Natural Healing Remedies Atmore AL

We sometimes forget that our bodies are designed to provide us with everything we need to stay healthy. Immune cells fight infection, growth factors repair injury, stem cells regenerate tissue, and neurotransmitters manage emotional shock. Sometimes, however, illness renders our bodies unable to supply these elements, or injuries are so extreme that healing requires more of them than we naturally produce.

Alabama ENT Associates
(205) 985-7393
4515 South Lake Parkway, Suite 300
Birmingham, AL
Services
Wellness Training, Otolaryngology, Nutrition, Herbal Medicine, Auriculotherapy, Allergy
Membership Organizations
American Holistic Medical Association

Data Provided by:
Ashok Vaghjimal
(205) 339-3911
2702 Hospital Dr
Northport, AL
Specialty
Allergy / Immunology

Data Provided by:
Veena Rajashekhar
(334) 794-2718
1276 Westgate Pkwy
Dothan, AL
Specialty
Allergy / Immunology

Data Provided by:
Ralph Patterson Bucy, MD
(205) 934-6246
619 19th Street South South
Birmingham, AL
Specialties
Allergy & Immunology
Gender
Male
Education
Medical School: Washington Univ Sch Of Med, St Louis Mo 63110
Graduation Year: 1981

Data Provided by:
Charles Elson, MD
(205) 934-6060
2000 6th Ave S
Birmingham, AL
Specialties
Allergy & Immunology
Gender
Male
Education
Medical School: Washington Univ Sch Of Med, St Louis Mo 63110
Graduation Year: 1968

Data Provided by:
John Herbert Sumners, MD
(334) 281-1871
420 Cotton Gin Rd
Montgomery, AL
Specialties
Pediatrics, Allergy And Immunology
Gender
Male
Education
Medical School: Univ Of Ms Sch Of Med, Jackson Ms 39216
Graduation Year: 1968
Hospital
Hospital: Baptist Med Ctr East, Montgomery, Al; Baptist Med Ctr, Montgomery, Al
Group Practice: Montgomery Pediatrics Associates Pa

Data Provided by:
Dr.Hugh Frazier
(334) 284-4196
1420 Narrow Lane Pkwy
Montgomery, AL
Gender
M
Speciality
Allergist / Immunologist
General Information
Hospital: Baptist Hospital
Accepting New Patients: Yes
RateMD Rating
5.0, out of 5 based on 2, reviews.

Data Provided by:
Mark Hagop Kalenian, MD
(334) 794-2718
1836 W Main St
Dothan, AL
Specialties
Allergy & Immunology
Gender
Male
Education
Medical School: Hahnemann Univ Sch Of Med, Philadelphia Pa 19102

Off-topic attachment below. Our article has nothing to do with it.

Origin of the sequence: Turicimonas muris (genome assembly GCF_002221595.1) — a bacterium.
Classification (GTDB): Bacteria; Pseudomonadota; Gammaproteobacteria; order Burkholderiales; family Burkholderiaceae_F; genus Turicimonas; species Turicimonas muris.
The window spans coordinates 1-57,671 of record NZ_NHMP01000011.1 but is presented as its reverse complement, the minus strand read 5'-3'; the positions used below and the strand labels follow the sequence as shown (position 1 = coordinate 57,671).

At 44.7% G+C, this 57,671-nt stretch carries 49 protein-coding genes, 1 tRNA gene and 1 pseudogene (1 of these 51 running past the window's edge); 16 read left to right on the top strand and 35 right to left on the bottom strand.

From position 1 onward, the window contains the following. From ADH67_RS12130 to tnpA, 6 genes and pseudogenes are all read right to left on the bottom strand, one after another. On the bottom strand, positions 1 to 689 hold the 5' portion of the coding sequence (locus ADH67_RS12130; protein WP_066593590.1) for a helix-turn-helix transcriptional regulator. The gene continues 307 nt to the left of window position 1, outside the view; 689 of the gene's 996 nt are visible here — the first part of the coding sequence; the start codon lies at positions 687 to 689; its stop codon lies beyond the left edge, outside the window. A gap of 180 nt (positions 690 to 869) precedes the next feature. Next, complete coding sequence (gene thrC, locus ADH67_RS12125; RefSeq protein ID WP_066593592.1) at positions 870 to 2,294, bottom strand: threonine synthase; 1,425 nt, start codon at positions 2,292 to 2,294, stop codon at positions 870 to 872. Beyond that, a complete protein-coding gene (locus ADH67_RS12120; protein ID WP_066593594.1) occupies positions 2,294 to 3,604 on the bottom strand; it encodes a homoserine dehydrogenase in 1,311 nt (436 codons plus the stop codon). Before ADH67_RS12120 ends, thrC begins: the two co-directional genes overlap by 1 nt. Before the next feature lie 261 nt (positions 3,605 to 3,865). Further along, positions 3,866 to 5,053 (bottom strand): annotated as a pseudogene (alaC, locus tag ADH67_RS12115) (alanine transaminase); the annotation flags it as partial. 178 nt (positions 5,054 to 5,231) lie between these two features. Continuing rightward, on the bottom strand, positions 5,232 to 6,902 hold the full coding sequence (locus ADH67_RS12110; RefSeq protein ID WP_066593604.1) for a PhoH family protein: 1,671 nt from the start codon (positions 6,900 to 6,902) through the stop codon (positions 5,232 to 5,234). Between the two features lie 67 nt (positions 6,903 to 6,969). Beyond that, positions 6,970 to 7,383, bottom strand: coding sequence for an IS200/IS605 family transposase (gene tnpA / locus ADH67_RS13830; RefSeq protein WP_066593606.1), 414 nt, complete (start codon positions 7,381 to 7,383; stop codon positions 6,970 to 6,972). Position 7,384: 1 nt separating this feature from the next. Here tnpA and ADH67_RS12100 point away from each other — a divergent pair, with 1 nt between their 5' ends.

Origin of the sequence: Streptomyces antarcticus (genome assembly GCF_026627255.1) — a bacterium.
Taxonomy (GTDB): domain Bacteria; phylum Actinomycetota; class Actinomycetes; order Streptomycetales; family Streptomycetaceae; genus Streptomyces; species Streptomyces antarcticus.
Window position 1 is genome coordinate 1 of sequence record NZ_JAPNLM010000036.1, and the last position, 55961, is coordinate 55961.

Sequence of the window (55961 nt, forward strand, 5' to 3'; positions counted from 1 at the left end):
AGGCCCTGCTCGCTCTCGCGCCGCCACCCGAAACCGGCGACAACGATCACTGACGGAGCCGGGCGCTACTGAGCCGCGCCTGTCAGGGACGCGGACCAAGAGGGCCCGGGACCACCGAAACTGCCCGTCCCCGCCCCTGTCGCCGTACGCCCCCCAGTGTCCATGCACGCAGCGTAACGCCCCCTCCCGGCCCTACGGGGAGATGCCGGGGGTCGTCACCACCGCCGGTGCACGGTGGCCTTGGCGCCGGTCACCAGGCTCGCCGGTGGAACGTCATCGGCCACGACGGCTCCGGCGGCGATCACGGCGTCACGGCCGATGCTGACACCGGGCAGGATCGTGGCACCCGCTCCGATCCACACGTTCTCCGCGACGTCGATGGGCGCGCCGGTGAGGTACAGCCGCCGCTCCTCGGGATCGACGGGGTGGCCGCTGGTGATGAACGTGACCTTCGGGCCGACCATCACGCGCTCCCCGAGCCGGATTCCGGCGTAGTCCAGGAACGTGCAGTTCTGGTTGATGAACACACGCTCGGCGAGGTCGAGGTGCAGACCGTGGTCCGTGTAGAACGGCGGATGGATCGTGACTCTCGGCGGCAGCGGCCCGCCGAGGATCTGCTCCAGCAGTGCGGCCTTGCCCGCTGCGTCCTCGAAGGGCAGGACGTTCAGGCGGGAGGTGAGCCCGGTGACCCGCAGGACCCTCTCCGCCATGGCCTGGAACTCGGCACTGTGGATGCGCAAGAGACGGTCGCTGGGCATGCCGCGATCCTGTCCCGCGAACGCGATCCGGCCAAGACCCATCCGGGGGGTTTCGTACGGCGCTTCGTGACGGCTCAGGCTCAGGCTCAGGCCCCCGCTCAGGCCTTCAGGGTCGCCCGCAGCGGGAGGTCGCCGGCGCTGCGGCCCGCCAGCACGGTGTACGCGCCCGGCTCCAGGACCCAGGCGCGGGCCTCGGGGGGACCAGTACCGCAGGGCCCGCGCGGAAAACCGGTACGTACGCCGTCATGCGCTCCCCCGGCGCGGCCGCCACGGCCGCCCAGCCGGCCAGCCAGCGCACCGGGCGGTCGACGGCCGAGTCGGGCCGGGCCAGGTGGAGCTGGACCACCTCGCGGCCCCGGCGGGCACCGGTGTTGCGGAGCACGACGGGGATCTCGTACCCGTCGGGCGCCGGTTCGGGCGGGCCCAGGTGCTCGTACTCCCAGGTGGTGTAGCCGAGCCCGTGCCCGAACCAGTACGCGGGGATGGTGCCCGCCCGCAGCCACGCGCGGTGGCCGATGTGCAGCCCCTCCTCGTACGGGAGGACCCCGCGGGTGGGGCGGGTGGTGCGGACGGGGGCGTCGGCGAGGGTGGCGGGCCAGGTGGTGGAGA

Graduation Year: 1985

Data Provided by:
Coralie Susan Hains, MD
(205) 939-9586
1600 7th Ave S
Birmingham, AL
Specialties
Allergy & Immunology
Gender
Female
Education
Medical School: Univ Of Al Sch Of Med, Birmingham Al 35294
Graduation Year: 1976

Data Provided by:
Cindy T Patton
(251) 435-1200
1700 Springhill Ave
Mobile, AL
Specialty
Allergy / Immunology

Data Provided by:
Data Provided by:

Fighting Illness Naturally

Provided by: 

By Larry Trivieri Jr.

We sometimes forget that our bodies are designed to provide us with everything we need to stay healthy. Immune cells fight infection, growth factors repair injury, stem cells regenerate tissue, and neurotransmitters manage emotional shock. Sometimes, however, illness renders our bodies unable to supply these elements, or injuries are so extreme that healing requires more of them than we naturally produce.

If only there were a source in our body to supply these in quantity: a flow that we could turn on and direct toward any area in need.

In fact, there is. It is a little-discussed—and little-understood—organ called the omentum. Comprised mainly of specialized fatty tissues, the omentum is approximately 14 inches long and 10 inches wide, and lies suspended from the stomach to form an apron-like covering for the intestines and lower abdomen.

The omentum was long thought to have little biological value, but now researchers are finding that it provides a variety of therapeutic benefits. The omentum has many of the features of the embryonic membrane and yolk sac that encloses the fetus in the womb. It is rich in blood vessels and lymphatics (lymph vessels that collect fluids exuded from blood vessels and return them to the blood), and produces a wealth of immunological agents, growth factors, neurotransmitters and stem cells.

The question is, how can the healing power of the omentum be harnessed to aid diseased or traumatized parts of the body? Pioneering work by Harry S. Goldsmith, M.D., a professor of surgery at the University of Nevada, is providing an answer. In the ’70s and ’80s, Goldsmith developed a procedure in which a section of the omentum is surgically lengthened and then channeled through the body to provide a direct source of blood and healing agents to specific areas, including the spinal cord or the brain.

The recipient of two honorary degrees, Goldsmith has published more than 200 scientific articles, half of them documenting the benefits of omental transposition, and edited two books on the subject. Following the introduction of his work in China, surgeons there have performed more than 5,000 omental transpositions to the brain and spinal cord. Goldsmith’s findings have been favorably received in many countries around the world, including England, Germany, Italy, Japan, Venezuela, India, Cuba, Lebanon and Singapore. In the United States, however, they remain largely ignored.

Therapeutic benefits
Omental transposition has been shown to dramatically enhance the healing of chronic and localized wounds, and to aid in the absorption and removal of excess fluids, or edema [see Quick Definition, page 68], toxins and metabolic waste. The omentum doesn’t just supply blood: It stimulates development of new blood vessels. As a result, when the omentum is surgically attached to certain body tissues, such as the brain or spinal cord, blood vessels from the omentum grow directly into the central nervous system, i...

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